Saturday, Austin, Texas will see a parade. Tara Merrigan (Austin American-Statesman) reports, "The parade, which will start at 9 a.m. at the Congress Avenue Bridge and end at the Capitol, will include the 36th Division Infantry Band from Camp Mabry, a Reserve Officers' Training Corps color guard from Westwood High School, motorcycle clubs, muscle car clubs and a roller derby club. The event will feature veterans from the Iraq War and previous wars." This will be followed by a veterans jobs fair. The following day it's Portsmouth, New Hampshire's turn. Laurenne Ramsdell (Foster's Daily Democrat) notes, "The Welcome Home Parade will proceed from Junkins Avenue onto Pleasant Street, then onto State Street, Wright Avenue, Daniels Street and then through Market Square. The parade will continue onto Congress Street and Fleet Street before it loops back toward Junkins Avenue." This Sunday parade will also be followed by a jobs fair, held in "the lower parking lot at City Hall." These are among the many parades that have been taking place across the country. If you know of one in your area, feel free to note in an e-mail and it will be included here. A parade in Alabama did not go so well recently and it's thought that one of the reasons was lack of awareness that it was taking place.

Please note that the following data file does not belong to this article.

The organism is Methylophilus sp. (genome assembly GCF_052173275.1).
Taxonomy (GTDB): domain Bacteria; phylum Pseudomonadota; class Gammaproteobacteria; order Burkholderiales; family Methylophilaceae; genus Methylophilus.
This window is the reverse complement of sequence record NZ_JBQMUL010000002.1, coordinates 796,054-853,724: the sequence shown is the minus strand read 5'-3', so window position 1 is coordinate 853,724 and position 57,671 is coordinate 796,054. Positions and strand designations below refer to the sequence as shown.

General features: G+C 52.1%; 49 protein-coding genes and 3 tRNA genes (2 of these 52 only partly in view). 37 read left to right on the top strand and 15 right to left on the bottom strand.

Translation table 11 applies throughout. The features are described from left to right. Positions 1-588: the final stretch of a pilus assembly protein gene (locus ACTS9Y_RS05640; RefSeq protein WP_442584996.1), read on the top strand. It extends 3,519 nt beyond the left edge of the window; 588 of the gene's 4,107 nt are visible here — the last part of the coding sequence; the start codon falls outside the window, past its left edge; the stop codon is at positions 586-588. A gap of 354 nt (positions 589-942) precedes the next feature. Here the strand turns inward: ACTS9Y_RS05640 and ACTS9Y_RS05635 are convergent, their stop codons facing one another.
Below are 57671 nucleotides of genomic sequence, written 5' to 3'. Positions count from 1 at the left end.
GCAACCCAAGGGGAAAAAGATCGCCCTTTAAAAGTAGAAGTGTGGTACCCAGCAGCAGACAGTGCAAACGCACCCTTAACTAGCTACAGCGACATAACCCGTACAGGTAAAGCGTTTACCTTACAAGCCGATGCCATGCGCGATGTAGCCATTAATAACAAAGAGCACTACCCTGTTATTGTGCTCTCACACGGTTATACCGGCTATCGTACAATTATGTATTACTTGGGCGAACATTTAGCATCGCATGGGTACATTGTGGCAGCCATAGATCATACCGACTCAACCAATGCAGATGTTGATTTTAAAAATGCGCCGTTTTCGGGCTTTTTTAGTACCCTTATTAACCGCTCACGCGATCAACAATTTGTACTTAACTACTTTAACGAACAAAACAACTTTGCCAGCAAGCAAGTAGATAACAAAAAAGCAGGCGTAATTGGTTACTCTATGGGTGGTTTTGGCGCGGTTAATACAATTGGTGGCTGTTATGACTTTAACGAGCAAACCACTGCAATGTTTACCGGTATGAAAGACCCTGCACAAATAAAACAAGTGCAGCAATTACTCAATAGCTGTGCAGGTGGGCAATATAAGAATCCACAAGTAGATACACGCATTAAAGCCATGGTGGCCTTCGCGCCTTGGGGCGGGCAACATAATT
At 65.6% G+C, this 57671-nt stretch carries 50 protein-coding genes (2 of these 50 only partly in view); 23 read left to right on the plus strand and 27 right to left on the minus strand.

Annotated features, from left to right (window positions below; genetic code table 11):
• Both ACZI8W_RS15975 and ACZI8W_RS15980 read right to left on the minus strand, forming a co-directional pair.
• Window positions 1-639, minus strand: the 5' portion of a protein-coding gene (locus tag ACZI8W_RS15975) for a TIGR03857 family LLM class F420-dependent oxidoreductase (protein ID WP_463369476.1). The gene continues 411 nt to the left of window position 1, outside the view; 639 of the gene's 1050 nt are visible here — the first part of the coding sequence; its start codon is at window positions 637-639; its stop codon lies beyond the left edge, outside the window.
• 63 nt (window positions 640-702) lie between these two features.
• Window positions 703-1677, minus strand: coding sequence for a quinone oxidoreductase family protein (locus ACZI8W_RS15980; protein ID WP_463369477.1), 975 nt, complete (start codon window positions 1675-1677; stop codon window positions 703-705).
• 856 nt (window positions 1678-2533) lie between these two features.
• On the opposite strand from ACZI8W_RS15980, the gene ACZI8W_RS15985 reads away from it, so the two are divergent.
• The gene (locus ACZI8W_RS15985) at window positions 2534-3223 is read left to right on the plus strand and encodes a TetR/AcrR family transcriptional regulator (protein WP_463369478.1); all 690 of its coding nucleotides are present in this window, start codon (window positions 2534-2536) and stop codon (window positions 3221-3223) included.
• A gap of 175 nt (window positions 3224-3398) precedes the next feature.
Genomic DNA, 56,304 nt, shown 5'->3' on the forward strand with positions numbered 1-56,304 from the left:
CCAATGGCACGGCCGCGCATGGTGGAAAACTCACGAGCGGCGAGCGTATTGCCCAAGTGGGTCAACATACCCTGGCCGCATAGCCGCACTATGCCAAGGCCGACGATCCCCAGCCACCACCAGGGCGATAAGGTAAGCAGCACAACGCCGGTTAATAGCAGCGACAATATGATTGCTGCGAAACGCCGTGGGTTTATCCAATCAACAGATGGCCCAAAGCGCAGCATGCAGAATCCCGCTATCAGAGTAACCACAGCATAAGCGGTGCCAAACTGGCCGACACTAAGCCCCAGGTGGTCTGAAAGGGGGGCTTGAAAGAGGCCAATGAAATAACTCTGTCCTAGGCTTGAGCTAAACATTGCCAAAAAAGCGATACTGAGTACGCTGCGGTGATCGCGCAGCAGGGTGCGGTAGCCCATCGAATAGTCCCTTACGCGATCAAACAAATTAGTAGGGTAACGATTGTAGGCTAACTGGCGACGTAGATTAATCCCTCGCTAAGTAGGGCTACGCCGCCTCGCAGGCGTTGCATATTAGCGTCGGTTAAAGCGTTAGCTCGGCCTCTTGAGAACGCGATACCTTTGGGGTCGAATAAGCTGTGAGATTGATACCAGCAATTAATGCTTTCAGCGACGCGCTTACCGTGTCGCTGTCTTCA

Iraq War and Afghanistan War veterans and contractors who do return to the US face a variety of obstacles including readjustment, the lousy job market and much more. Many also have to address injuries. One group returns often unaware of their injury or with it unrecognized. That's a group who were exposed to burn pits overseas. The burn pits were used to burn all waste -- including medical, including car batteries, everything. The exposure to the fumes have seriously harmed many. In 2009, following the work done by then-Senator Byron Dorgan and the Democratic Policy Committee on this issue, DPC members then-Senator Evan Bayh championed a federal registry for burn pit victims. His bill never got out of Committee despite strong efforts on his part.
In the Senate currently, Senator Mark Udall champions the Burn Pit Registery and we'll note his remarks at the June 13th Senate Veterans Affairs Committee hearing;